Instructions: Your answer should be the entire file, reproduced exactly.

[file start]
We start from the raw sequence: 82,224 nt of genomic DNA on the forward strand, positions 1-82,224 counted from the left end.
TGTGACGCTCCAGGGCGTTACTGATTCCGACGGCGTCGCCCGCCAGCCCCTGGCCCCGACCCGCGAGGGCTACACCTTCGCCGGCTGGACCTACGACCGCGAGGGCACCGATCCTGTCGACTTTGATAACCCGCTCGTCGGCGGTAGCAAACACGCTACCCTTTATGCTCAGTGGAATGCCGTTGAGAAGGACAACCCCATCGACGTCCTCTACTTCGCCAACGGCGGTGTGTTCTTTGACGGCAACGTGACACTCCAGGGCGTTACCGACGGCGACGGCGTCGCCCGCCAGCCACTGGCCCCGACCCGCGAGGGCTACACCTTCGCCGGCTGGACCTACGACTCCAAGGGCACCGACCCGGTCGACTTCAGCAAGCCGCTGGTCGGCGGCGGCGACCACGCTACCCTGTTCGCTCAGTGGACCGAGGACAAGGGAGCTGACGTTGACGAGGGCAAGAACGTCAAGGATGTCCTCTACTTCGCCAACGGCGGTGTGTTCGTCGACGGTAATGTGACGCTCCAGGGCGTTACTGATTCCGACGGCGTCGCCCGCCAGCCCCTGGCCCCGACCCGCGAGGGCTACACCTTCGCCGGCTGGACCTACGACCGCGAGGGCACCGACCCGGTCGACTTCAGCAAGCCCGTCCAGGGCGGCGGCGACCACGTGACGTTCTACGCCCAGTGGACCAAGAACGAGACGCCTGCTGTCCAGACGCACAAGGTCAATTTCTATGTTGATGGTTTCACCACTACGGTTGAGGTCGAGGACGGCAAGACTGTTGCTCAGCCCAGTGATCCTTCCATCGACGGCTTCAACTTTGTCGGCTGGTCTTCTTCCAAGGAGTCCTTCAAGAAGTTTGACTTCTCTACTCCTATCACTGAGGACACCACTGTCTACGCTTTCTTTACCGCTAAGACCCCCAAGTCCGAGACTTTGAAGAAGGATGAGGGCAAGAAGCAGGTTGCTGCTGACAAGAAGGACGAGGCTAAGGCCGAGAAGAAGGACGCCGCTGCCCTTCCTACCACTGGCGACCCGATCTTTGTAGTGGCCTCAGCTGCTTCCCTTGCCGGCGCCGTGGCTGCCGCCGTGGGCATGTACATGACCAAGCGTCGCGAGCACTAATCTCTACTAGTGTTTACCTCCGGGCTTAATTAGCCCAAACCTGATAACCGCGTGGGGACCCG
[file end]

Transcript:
We start from the raw sequence: 82,224 nt of genomic DNA on the forward strand, positions 1-82,224 counted from the left end.
TGTGACGCTCCAGGGCGTTACTGATTCCGACGGCGTCGCCCGCCAGCCCCTGGCCCCGACCCGCGAGGGCTACACCTTCGCCGGCTGGACCTACGACCGCGAGGGCACCGATCCTGTCGACTTTGATAACCCGCTCGTCGGCGGTAGCAAACACGCTACCCTTTATGCTCAGTGGAATGCCGTTGAGAAGGACAACCCCATCGACGTCCTCTACTTCGCCAACGGCGGTGTGTTCTTTGACGGCAACGTGACACTCCAGGGCGTTACCGACGGCGACGGCGTCGCCCGCCAGCCACTGGCCCCGACCCGCGAGGGCTACACCTTCGCCGGCTGGACCTACGACTCCAAGGGCACCGACCCGGTCGACTTCAGCAAGCCGCTGGTCGGCGGCGGCGACCACGCTACCCTGTTCGCTCAGTGGACCGAGGACAAGGGAGCTGACGTTGACGAGGGCAAGAACGTCAAGGATGTCCTCTACTTCGCCAACGGCGGTGTGTTCGTCGACGGTAATGTGACGCTCCAGGGCGTTACTGATTCCGACGGCGTCGCCCGCCAGCCCCTGGCCCCGACCCGCGAGGGCTACACCTTCGCCGGCTGGACCTACGACCGCGAGGGCACCGACCCGGTCGACTTCAGCAAGCCCGTCCAGGGCGGCGGCGACCACGTGACGTTCTACGCCCAGTGGACCAAGAACGAGACGCCTGCTGTCCAGACGCACAAGGTCAATTTCTATGTTGATGGTTTCACCACTACGGTTGAGGTCGAGGACGGCAAGACTGTTGCTCAGCCCAGTGATCCTTCCATCGACGGCTTCAACTTTGTCGGCTGGTCTTCTTCCAAGGAGTCCTTCAAGAAGTTTGACTTCTCTACTCCTATCACTGAGGACACCACTGTCTACGCTTTCTTTACCGCTAAGACCCCCAAGTCCGAGACTTTGAAGAAGGATGAGGGCAAGAAGCAGGTTGCTGCTGACAAGAAGGACGAGGCTAAGGCCGAGAAGAAGGACGCCGCTGCCCTTCCTACCACTGGCGACCCGATCTTTGTAGTGGCCTCAGCTGCTTCCCTTGCCGGCGCCGTGGCTGCCGCCGTGGGCATGTACATGACCAAGCGTCGCGAGCACTAATCTCTACTAGTGTTTACCTCCGGGCTTAATTAGCCCAAACCTGATAACCGCGTGGGGACCCG